The film itself is based on actual events that happened to Marcus Luttrell (Mark Wahlberg) during a daring raid in Afghanistan to capture notorious Taliban leader Ahmed Shah (Yousuf Azami). Soon Luttrell’s group, which also contains Michael Murphy (Taylor Kitsch) and Matt Axelson (Ben Foster) find themselves deep under enemy fire after having to make a huge moral call. Worse still is the fact that they are cut off by their leader, Erik Kristensen (Eric Bana) as their communications have all gone down.

There is little doubt that this is film is made ten times better under the direction of Peter Berg. Just like he did with Friday Night Lights Berg makes Lone Survivor feel like you are watching a documentary. The dialogue was his script his natural and just because he has a big name like Eric Bana in a role doesn’t mean that Berg decides to give his A-lister any extra on screen.

Likewise Berg doesn’t hold back on the violence in this film. The film is set on the battlefield and it is obvious that Berg not only wants his audience to see that the men involved in this mission were not only heroes but he also wants people to realise just how tough it is for men and women on the front line. Not only does he show this with some very confronting war violence but also by some extremely intense scenes that show the moral decisions that soldiers have to make while going about their jobs.

In fact the highlight of Lone Survivor is the scene where Luttrell and co are faced with a very big ethical dilemma. Do they shoot dead some unarmed young Afghanis or do what the law says and let them go, knowing full well that the latter option is likely to bring even more repercussions for the soldiers. As the soldiers discuss what is best to do Berg heightens the tension to a level that most filmmakers can only dream about achieving.

Lone Survivor really isn’t a film about the actors in it, which is made obvious by the fact that an actor of the calibre of Eric Bana is in a pretty much ‘blink and you’ll miss him’ role while the likes of Ben Foster and Emile Hirsch are also in restricted roles. To his credit Mark Wahlberg delivers even when some of the scenes seem to be above his usual acting talent, while Taylor Kitsch again silences his critics with a worthy performance as well.

This is one film that is certainly a gripping, yet also very tough watch. The violence is unrelenting but Peter Berg does what he sets out to do and that is show the audience just how brave the men involved in this raid were. Lone Survivor is one of the finest war movies you will ever see.

Stars(4)

Average Subculture Rating (out of 5): Stars(3.5)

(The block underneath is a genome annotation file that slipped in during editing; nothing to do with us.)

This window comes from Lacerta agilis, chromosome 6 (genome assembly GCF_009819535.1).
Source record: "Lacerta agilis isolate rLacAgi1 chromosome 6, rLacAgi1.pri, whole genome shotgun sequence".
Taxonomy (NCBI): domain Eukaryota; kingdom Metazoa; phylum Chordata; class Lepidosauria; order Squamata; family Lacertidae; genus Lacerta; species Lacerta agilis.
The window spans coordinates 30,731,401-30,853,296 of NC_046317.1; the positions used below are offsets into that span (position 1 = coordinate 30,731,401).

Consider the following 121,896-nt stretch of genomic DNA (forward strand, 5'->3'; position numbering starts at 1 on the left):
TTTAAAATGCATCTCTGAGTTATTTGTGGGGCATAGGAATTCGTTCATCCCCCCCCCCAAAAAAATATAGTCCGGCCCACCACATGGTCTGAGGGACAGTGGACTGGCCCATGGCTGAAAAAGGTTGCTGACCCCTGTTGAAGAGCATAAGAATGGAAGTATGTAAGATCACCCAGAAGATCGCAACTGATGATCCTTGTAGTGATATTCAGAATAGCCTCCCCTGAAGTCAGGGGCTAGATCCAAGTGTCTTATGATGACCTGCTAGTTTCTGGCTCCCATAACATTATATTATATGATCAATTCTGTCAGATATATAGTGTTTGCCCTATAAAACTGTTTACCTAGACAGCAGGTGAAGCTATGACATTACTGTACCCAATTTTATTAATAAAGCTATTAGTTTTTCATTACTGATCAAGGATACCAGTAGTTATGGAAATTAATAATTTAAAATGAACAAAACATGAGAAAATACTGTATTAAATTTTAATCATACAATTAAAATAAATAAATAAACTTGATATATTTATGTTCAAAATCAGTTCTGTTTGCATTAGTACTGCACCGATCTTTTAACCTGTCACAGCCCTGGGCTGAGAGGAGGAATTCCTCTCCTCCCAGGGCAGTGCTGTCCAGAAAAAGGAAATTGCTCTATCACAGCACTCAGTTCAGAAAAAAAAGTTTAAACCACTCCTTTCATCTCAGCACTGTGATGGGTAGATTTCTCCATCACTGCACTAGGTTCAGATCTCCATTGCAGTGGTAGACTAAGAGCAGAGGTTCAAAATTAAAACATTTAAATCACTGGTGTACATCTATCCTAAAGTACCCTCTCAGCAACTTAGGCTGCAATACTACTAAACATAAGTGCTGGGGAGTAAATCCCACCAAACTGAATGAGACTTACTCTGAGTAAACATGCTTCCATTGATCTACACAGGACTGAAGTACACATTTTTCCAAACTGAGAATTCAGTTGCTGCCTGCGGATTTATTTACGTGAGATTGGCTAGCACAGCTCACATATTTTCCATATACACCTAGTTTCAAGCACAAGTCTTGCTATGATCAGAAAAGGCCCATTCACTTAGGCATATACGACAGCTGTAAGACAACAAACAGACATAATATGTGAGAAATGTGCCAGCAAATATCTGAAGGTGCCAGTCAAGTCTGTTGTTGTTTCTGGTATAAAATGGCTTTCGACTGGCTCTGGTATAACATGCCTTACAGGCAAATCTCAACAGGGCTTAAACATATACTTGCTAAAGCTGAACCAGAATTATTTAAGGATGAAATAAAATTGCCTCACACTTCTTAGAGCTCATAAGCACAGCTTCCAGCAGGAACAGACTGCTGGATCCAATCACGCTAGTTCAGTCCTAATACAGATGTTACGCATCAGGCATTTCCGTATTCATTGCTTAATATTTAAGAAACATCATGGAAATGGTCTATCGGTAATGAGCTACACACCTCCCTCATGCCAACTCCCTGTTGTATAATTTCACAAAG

IMDB Rating:  Lone Survivor (2013) on IMDb

Other Subculture Media Reviews of ‘Lone Survivor′: Please check The Good The Bad The Ugly Film Show Ep #68 for our full Lone Survivor review.

Trailer:

Twilight Breaking Dawn Feature Pic

The 2012 Golden Razzie Nominations are in… here they are:

Worst Picture
Battleship
The Oogieloves in Big Balloon Adventure
That’s My Boy
A Thousand Words
The Twilight Saga: Breaking Dawn – Part 2

Worst Director
Sean Anders – That’s My Boy
Peter Berg – Battleship
Bill Condon – The Twilight Saga: Breaking Dawn – Part 2
Tyler Perry – Good Deeds / Madea’s Witness Protection
John Putch – Atlas Shrugged: Part II

Worst Actress
Katherine Heigl – One for the Money
Milla Jovovich – Resident Evil: Retribution
Tyler Perry – Madea’s Witness Protection
Kristen Stewart – The Twilight Saga: Breaking Dawn – Part 2 and Snow White and the Huntsman
Barbra Streisand – The Guilt Trip

Worst Actor
Nicolas Cage – Ghost Rider 2: Spirit of Vengeance / Seeking Justice
Eddie Murphy – A Thousand Words
Robert Pattinson – The Twilight Saga: Breaking Dawn – Part 2
Tyler Perry – Alex Cross / Good Deeds
Adam Sandler – That’s My Boy

Worst Supporting Actress
Jessica Biel – Playing For Keeps / Total Recall
Brooklyn Decker – Battleship / What to Expect When You’re Expecting
Ashley Greene – The Twilight Saga: Breaking Dawn – Part 2
Jennifer Lopez – What to Expect When You’re Expecting
Rihanna – Battleship

Worst Supporting Actor
David Hasselhoff – Piranha 3-DD
Taylor Lautner – The Twilight Saga: Breaking Dawn – Part 2
Liam Neeson – Battleship / Wrath of the Titans
Nick Swardson – That’s My Boy
Vanilla Ice – That’s My Boy

Worst Screen Ensemble
Battleship
The Oogieloves in Big Balloon Adventure
That’s My Boy
The Twilight Saga: Breaking Dawn – Part 2
Madea’s Witness Protection

Worst Screenplay
Atlas Shrugged Part II
Battleship
That’s My Boy
A Thousand Words
The Twilight Saga: Breaking Dawn – Part 2

Worst Remake, Rip-Off, or Sequel
Ghost Rider 2: Spirit of Vengeance
Piranha 3-DD
Red Dawn
The Twilight Saga: Breaking Dawn – Part 2
Madea’s Witness Protection

Worst Screen Couple
Any two cast members from Jersey Shore in The Three Stooges
Mackenzie Foy and Taylor Lautner in The Twilight Saga: Breaking Dawn – Part 2
Robert Pattinson and Kristen Stewart in The Twilight Saga: Breaking Dawn – Part 2
Tyler Perry and his drag in Madea’s Witness Protection
Adam Sandler and Andy Samberg, Leighton Meester, or Susan Sarandon in That’s My Boy